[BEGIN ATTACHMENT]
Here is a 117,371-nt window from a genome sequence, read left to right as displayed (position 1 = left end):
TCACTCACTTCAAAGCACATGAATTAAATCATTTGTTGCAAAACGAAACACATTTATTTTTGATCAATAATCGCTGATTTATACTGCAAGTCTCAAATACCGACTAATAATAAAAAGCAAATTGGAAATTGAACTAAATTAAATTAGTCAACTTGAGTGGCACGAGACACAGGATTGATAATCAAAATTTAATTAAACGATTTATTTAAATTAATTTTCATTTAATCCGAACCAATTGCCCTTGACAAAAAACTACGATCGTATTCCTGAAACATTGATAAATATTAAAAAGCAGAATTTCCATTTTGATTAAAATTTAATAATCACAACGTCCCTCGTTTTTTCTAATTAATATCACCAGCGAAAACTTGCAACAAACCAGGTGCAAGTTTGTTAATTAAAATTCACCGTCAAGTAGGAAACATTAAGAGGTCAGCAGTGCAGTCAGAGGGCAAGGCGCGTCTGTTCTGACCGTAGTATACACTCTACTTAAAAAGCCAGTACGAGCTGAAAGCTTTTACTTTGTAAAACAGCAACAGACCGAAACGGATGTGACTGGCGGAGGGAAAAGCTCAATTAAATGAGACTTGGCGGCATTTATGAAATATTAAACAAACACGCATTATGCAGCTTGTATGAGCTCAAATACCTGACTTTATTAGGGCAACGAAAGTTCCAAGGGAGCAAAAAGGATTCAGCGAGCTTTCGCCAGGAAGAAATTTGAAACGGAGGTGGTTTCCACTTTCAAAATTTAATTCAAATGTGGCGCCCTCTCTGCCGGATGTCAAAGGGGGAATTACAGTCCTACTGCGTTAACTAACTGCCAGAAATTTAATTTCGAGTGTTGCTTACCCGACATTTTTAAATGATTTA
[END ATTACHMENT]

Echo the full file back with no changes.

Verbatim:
Here is a 117,371-nt window from a genome sequence, read left to right as displayed (position 1 = left end):
TCACTCACTTCAAAGCACATGAATTAAATCATTTGTTGCAAAACGAAACACATTTATTTTTGATCAATAATCGCTGATTTATACTGCAAGTCTCAAATACCGACTAATAATAAAAAGCAAATTGGAAATTGAACTAAATTAAATTAGTCAACTTGAGTGGCACGAGACACAGGATTGATAATCAAAATTTAATTAAACGATTTATTTAAATTAATTTTCATTTAATCCGAACCAATTGCCCTTGACAAAAAACTACGATCGTATTCCTGAAACATTGATAAATATTAAAAAGCAGAATTTCCATTTTGATTAAAATTTAATAATCACAACGTCCCTCGTTTTTTCTAATTAATATCACCAGCGAAAACTTGCAACAAACCAGGTGCAAGTTTGTTAATTAAAATTCACCGTCAAGTAGGAAACATTAAGAGGTCAGCAGTGCAGTCAGAGGGCAAGGCGCGTCTGTTCTGACCGTAGTATACACTCTACTTAAAAAGCCAGTACGAGCTGAAAGCTTTTACTTTGTAAAACAGCAACAGACCGAAACGGATGTGACTGGCGGAGGGAAAAGCTCAATTAAATGAGACTTGGCGGCATTTATGAAATATTAAACAAACACGCATTATGCAGCTTGTATGAGCTCAAATACCTGACTTTATTAGGGCAACGAAAGTTCCAAGGGAGCAAAAAGGATTCAGCGAGCTTTCGCCAGGAAGAAATTTGAAACGGAGGTGGTTTCCACTTTCAAAATTTAATTCAAATGTGGCGCCCTCTCTGCCGGATGTCAAAGGGGGAATTACAGTCCTACTGCGTTAACTAACTGCCAGAAATTTAATTTCGAGTGTTGCTTACCCGACATTTTTAAATGATTTA